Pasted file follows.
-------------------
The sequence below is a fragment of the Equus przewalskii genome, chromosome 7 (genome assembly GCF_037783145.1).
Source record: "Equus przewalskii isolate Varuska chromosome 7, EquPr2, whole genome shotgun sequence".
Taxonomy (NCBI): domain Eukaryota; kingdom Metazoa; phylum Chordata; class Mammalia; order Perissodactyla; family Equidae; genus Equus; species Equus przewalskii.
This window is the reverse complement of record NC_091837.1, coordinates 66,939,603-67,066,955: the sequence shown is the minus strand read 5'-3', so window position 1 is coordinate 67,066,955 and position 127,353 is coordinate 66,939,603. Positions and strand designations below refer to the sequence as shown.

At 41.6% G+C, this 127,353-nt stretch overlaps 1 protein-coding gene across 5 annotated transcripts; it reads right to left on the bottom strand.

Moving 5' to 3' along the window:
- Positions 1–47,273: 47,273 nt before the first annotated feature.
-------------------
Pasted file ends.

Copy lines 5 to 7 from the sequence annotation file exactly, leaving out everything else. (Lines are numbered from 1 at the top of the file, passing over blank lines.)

At 41.6% G+C, this 127,353-nt stretch overlaps 1 protein-coding gene across 5 annotated transcripts; it reads right to left on the bottom strand.

Moving 5' to 3' along the window:
- Positions 1–47,273: 47,273 nt before the first annotated feature.